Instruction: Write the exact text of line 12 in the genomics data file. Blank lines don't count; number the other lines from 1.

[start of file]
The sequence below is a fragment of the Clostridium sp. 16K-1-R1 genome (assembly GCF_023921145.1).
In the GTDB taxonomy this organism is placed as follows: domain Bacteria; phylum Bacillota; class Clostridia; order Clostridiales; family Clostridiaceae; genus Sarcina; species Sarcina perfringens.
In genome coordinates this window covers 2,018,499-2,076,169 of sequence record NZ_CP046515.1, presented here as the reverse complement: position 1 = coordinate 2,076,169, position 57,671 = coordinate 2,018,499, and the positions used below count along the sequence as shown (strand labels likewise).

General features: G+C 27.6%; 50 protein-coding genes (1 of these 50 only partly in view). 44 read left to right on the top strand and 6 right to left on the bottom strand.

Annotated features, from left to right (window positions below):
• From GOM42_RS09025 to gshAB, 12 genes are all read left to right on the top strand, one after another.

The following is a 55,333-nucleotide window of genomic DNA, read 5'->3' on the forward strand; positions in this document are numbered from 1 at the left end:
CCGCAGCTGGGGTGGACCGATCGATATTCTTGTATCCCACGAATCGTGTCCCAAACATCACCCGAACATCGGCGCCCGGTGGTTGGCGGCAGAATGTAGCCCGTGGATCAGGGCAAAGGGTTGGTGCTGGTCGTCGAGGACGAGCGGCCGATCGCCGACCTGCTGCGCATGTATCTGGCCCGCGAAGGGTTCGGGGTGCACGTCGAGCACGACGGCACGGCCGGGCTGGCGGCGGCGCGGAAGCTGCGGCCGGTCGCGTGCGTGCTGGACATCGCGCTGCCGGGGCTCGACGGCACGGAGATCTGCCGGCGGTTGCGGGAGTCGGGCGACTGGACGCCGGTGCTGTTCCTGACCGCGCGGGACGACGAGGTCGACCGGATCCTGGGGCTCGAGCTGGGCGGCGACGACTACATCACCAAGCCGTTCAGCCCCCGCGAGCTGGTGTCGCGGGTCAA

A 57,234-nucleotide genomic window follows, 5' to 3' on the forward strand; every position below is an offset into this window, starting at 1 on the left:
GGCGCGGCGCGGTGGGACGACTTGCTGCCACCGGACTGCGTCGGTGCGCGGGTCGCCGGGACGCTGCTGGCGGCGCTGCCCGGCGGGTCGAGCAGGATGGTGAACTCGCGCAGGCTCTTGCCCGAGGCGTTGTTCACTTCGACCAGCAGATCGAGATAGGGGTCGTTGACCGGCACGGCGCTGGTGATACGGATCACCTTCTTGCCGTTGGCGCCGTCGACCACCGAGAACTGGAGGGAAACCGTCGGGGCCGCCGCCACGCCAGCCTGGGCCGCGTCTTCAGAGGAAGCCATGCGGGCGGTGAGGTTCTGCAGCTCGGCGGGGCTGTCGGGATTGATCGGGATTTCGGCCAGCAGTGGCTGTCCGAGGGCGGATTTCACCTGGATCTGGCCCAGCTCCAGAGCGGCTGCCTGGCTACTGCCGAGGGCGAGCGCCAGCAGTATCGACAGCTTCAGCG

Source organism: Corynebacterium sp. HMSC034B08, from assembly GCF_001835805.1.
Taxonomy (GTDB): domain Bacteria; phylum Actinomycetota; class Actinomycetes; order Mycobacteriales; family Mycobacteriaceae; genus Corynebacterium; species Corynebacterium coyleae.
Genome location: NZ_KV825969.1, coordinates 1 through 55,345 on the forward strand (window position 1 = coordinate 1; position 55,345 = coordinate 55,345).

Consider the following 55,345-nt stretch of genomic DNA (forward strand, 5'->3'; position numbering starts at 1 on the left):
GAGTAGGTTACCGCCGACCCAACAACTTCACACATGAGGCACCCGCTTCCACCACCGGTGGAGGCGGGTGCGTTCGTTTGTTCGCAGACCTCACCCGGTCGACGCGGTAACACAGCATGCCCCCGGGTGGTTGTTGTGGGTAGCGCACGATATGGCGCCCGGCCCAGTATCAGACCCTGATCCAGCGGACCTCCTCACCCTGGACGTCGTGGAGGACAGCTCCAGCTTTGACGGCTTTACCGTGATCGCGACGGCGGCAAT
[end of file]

Taxonomy (GTDB): domain Bacteria; phylum Actinomycetota; class Actinomycetes; order Mycobacteriales; family Mycobacteriaceae; genus Corynebacterium; species Corynebacterium coyleae.